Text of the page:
By Matt Mauney | Staff Writer
Steve Hardnett knows what it is like to have the odds stacked against him when it comes to playing the game he loves.
He is using that experience to give back to the city where he became a star on the basketball court, along with fulfilling another of his passions — helping kids.
Hardnett was a key player for Plant City High School five years ago, but because the school and community isn’t considered a hotbed for college basketball prospects, he didn’t get many looks from colleges.
His only “offer” was to go nearly 1,200 miles away from his hometown to Keystone College, a Division III school in La Plume, Pa. Even that wasn’t a sure thing. Hardnett was told that he could follow PCHS teammate and longtime friend Channing Woodall to Keystone, but unlike Woodall, he had no guarantee of making the team.
“It was kind of a package deal,” Hardnett said. “The head coach up there at the time told me that I could come (with Woodall) but that I wasn’t on the team. I applied to the school anyway, because I liked what they had to offer.”
Not only did Hardnett make the team, but also he quickly became one of the Giants’ best players. After riding the bench for the first half of his freshman season in 2008-09, Hardnett became a starter after the Christmas break and was named the Colonial States Athletic Conference Rookie of the Year at season’s end.
“Being told that I might not make the team only motivated me,” he said. “I knew what I was capable of, but I wanted to stay humble and not get cocky. I just wanted to let my play do the talking.”
And did he ever.
Hardnett followed up his freshman campaign by appearing in 26 games as a sophomore and leading Keystone with 15.7 points per game and 10.3 rebounds per game. He also led his team in scoring his junior year (16 ppg) and was named to the First-Team CSAC before having his best year to date this past season, his last with the Giants.
Hardnett averaged 18 points a game his senior season, along with 11 rebounds per game, both team-highs. He also led all NCAA Division III players with an impressive 65.2 field goal percentage and was once again named first-team all-conference.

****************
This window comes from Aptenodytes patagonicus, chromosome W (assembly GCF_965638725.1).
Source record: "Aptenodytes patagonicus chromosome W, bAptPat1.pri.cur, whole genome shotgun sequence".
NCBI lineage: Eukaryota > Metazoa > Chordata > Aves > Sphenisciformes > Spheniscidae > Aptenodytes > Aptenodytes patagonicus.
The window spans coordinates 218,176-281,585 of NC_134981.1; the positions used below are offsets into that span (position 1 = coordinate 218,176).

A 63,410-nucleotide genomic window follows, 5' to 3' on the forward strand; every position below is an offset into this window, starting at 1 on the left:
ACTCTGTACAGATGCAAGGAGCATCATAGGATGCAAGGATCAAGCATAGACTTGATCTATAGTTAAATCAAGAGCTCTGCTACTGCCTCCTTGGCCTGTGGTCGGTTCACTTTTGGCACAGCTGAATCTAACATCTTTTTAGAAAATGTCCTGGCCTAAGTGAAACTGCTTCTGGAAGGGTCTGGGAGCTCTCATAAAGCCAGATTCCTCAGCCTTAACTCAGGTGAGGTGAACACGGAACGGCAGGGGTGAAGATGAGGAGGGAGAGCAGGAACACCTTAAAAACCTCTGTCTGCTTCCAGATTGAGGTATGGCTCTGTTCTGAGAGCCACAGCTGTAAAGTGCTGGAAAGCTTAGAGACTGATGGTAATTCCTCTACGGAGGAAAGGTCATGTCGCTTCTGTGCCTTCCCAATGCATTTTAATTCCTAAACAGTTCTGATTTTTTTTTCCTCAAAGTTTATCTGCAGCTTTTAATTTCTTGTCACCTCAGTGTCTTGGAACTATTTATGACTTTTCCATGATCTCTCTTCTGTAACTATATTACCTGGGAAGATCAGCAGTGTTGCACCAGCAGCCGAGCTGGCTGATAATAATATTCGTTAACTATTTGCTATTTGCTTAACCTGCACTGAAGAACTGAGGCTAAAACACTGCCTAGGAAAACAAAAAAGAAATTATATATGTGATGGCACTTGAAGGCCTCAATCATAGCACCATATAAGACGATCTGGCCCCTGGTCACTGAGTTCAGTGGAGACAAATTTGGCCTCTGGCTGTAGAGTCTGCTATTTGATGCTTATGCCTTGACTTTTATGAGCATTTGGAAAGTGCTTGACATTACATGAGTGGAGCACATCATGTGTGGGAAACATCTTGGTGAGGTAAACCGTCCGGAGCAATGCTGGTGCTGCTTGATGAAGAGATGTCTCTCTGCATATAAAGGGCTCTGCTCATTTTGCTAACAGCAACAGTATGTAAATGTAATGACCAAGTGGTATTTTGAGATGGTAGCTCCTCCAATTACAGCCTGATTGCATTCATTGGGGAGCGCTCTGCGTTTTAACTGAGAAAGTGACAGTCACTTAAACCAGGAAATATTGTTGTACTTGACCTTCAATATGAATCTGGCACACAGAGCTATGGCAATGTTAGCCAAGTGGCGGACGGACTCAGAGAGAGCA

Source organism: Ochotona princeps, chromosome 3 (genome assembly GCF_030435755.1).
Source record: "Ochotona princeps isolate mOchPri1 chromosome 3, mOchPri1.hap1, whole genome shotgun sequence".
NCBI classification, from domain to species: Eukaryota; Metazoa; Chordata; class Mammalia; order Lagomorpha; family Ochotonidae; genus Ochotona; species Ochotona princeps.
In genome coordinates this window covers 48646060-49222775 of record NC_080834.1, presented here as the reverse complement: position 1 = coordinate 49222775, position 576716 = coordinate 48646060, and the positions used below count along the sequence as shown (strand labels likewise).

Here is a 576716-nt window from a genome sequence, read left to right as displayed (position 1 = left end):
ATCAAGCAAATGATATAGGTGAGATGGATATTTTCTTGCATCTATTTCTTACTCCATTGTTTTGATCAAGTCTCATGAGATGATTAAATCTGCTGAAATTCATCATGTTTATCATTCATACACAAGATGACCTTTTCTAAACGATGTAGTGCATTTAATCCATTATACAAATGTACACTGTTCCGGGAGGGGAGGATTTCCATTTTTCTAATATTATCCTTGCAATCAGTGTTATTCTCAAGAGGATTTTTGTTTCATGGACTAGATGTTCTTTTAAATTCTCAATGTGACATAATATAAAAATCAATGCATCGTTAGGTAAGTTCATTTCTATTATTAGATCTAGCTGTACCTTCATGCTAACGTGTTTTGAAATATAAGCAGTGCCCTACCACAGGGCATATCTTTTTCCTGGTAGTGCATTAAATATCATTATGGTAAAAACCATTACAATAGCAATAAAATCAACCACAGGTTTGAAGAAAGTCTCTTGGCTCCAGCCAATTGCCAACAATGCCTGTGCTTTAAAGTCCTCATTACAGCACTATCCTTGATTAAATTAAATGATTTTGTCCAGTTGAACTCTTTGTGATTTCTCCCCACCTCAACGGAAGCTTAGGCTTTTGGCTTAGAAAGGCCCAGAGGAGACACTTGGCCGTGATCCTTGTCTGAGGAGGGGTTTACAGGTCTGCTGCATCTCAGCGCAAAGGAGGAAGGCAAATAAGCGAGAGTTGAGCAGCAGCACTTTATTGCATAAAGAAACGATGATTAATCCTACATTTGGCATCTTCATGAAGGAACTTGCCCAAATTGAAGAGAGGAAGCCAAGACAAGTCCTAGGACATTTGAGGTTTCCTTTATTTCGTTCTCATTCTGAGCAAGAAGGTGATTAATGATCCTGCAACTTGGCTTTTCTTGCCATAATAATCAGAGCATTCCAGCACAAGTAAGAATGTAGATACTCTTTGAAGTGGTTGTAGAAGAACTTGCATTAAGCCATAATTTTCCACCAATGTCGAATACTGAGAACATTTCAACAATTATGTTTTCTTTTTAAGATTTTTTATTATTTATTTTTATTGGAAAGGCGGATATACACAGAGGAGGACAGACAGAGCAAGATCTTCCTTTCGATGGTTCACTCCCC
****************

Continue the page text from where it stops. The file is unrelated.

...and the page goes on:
Now, with a degree in sport and recreation management, Hardnett wants to give back and help young Plant City players hone in on their skills and be able to fulfill any college dreams they may have.
“Growing up, I remember my experiences of being in the Boys and Girls Club, and I remember how special it made you feel when others helped you,” he said. “Wanting to work with kids grew on me after some of my courses in college. They are just so full of energy and never get tired. If there is any way I could work with kids for my career, I would do it.”
Hardnett currently is helping out with the second session of the fifth annual Raiders Coed Basketball Camp this week at Plant City High. He was a camp favorite at the first session June 18-21 and said he plans on helping out with the final session July 30 through Aug. 2.
Hardnett helped out with the first camp in 2008, started by then-first-year head coach Dale Chambers.
“When I first came down here, I inherited the team with (Hardnett) on it, and he was one of my captains, and immediately I identified him as a leader,” Chambers said. “The kids here love him, obviously, because he’s a high-flyer, but also because he’s a great person.”
Both Hardnett and Chambers have seen the popularity of the sport grow in the community — the camp hosted about 30 in 2008 and had 80 registered for the first session alone this year — but would like to see even more growth in the future.
“I was talking recently with one of the coaches here, and he was telling me how most people in Plant City don’t get involved in basketball until after high school or college,” Hardnett said. “I think Plant City has talent when it comes to basketball, and there is some good competition around, so I think popularity will continue to grow.”